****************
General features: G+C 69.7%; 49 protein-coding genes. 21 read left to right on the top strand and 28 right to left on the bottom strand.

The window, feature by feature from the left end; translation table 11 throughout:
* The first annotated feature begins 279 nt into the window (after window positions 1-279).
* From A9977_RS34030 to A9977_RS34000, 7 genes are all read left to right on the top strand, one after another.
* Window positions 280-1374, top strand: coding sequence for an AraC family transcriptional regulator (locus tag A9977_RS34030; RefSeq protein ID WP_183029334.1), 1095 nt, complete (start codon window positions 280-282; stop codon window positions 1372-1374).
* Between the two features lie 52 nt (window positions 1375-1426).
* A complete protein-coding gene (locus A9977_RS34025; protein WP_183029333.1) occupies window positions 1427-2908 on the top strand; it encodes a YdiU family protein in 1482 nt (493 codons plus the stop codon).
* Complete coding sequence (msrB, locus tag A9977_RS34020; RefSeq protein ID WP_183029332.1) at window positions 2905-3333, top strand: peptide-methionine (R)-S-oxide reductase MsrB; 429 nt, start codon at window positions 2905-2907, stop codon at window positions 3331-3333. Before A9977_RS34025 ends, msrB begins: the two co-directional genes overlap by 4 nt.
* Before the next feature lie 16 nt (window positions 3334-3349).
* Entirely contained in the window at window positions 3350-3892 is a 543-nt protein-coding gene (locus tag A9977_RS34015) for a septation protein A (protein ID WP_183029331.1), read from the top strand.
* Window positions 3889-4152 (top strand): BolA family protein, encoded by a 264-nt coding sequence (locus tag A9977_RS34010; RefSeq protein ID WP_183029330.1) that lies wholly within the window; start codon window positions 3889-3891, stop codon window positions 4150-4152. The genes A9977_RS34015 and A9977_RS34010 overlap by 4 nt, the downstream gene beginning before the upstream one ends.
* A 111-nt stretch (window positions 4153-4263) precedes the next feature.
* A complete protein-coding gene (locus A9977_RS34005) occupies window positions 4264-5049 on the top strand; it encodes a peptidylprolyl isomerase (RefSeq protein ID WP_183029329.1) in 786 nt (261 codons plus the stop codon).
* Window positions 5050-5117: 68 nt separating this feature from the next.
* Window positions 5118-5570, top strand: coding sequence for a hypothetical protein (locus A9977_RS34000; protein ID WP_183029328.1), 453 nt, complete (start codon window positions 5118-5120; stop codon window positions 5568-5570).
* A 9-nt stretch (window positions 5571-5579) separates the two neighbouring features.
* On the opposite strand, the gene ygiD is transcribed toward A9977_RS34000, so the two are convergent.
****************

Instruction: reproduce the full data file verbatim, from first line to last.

General features: G+C 69.7%; 49 protein-coding genes. 21 read left to right on the top strand and 28 right to left on the bottom strand.

The window, feature by feature from the left end; translation table 11 throughout:
* The first annotated feature begins 279 nt into the window (after window positions 1-279).
* From A9977_RS34030 to A9977_RS34000, 7 genes are all read left to right on the top strand, one after another.
* Window positions 280-1374, top strand: coding sequence for an AraC family transcriptional regulator (locus tag A9977_RS34030; RefSeq protein ID WP_183029334.1), 1095 nt, complete (start codon window positions 280-282; stop codon window positions 1372-1374).
* Between the two features lie 52 nt (window positions 1375-1426).
* A complete protein-coding gene (locus A9977_RS34025; protein WP_183029333.1) occupies window positions 1427-2908 on the top strand; it encodes a YdiU family protein in 1482 nt (493 codons plus the stop codon).
* Complete coding sequence (msrB, locus tag A9977_RS34020; RefSeq protein ID WP_183029332.1) at window positions 2905-3333, top strand: peptide-methionine (R)-S-oxide reductase MsrB; 429 nt, start codon at window positions 2905-2907, stop codon at window positions 3331-3333. Before A9977_RS34025 ends, msrB begins: the two co-directional genes overlap by 4 nt.
* Before the next feature lie 16 nt (window positions 3334-3349).
* Entirely contained in the window at window positions 3350-3892 is a 543-nt protein-coding gene (locus tag A9977_RS34015) for a septation protein A (protein ID WP_183029331.1), read from the top strand.
* Window positions 3889-4152 (top strand): BolA family protein, encoded by a 264-nt coding sequence (locus tag A9977_RS34010; RefSeq protein ID WP_183029330.1) that lies wholly within the window; start codon window positions 3889-3891, stop codon window positions 4150-4152. The genes A9977_RS34015 and A9977_RS34010 overlap by 4 nt, the downstream gene beginning before the upstream one ends.
* A 111-nt stretch (window positions 4153-4263) precedes the next feature.
* A complete protein-coding gene (locus A9977_RS34005) occupies window positions 4264-5049 on the top strand; it encodes a peptidylprolyl isomerase (RefSeq protein ID WP_183029329.1) in 786 nt (261 codons plus the stop codon).
* Window positions 5050-5117: 68 nt separating this feature from the next.
* Window positions 5118-5570, top strand: coding sequence for a hypothetical protein (locus A9977_RS34000; protein ID WP_183029328.1), 453 nt, complete (start codon window positions 5118-5120; stop codon window positions 5568-5570).
* A 9-nt stretch (window positions 5571-5579) separates the two neighbouring features.
* On the opposite strand, the gene ygiD is transcribed toward A9977_RS34000, so the two are convergent.